Judge Robinson also denied the motion to transfer to the District of Utah, finding that the balance of the Jumara factors weighed against a transfer.  Specifically, the Court explained that the “convenience of witnesses” factor is really not about inconvenience, but instead about unavailability.  Id. at 5.  In this, the defendant failed to indicate that any witness would be unwilling to attend trial in Delaware.  The Court also rejected the argument that the plaintiff was forum shopping in order to avoid unfavorable rulings in the District of Utah, explaining that such a decision is no different than a plaintiff “choosing a venue that it believes to be more favorable to its claims for whatever reason.”  Id. at 4.

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In Videoshare, LLC v. Google Inc., C.A. No. 13-990-GMS; v. Vimeo, LLC, C.A. No. 13-992-GMS (D. Del. Jan. 6, 2016), Judge Gregory M. Sleet’s claim construction order included consideration of whether the steps in method claims had to be performed in their recited order (i.e., “converting, generating, and embedding”). Id. at 4 n.8. Defendants argued that, among other things, “the enumeration of steps as (b1 ) [re: converting], (b2) [re: generating], and (b3) [re: embedding] in claim 1 of the [patent-in-suit] implies an order.” Id. The Court agreed with Plaintiff that such “enumeration alone [was] not dispositive.” Id. Plaintiff argued that although “step (b2) must be completed before step (b3) . . . step (b1) can be performed at any point in the process — before, after, or simultaneously with steps (b2) or (b3).” Id. The Court agreed and concluded that “[t]he claim is not limited to its embodiments, and the only order required by the intrinsic record is for the generating step, (b2), to precede the embedding step, (b3).” Id.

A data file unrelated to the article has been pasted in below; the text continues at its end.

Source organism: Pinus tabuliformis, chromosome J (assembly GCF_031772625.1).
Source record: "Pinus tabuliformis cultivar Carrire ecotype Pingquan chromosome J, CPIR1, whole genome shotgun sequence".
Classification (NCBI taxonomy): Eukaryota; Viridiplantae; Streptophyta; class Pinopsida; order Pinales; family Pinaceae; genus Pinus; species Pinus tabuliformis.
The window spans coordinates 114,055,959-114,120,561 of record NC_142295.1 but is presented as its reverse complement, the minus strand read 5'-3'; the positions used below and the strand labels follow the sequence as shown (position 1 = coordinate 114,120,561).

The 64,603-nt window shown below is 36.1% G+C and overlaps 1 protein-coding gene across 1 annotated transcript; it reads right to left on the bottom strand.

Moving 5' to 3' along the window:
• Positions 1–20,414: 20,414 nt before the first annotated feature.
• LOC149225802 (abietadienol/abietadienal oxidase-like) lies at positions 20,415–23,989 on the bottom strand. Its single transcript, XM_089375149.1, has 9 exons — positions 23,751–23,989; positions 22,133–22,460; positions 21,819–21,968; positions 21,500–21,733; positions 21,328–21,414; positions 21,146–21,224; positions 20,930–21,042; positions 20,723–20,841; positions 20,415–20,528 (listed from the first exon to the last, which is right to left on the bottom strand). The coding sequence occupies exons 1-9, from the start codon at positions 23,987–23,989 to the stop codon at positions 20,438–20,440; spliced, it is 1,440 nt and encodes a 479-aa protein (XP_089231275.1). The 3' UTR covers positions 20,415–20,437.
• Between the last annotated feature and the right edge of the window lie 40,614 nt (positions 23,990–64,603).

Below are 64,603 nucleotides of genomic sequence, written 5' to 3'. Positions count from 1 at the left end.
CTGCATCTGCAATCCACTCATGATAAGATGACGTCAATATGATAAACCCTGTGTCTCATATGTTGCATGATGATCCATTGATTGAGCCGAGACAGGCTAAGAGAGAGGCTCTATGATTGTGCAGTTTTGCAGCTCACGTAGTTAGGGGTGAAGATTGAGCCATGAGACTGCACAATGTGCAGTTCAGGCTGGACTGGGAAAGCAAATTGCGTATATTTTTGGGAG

Accordingly, the Court construed the disputed term “executing in response to the video, an automated function automatically performing each of” (i.e., the phrase that preceded steps (b1) through (b3) in the claim) to mean “in response to the receiving computer receiving the video file, carrying out computer instructions, without the need for intervention by a human operator, for each of the following operations (not necessarily in this order).” Id. at 4 (emphasis added).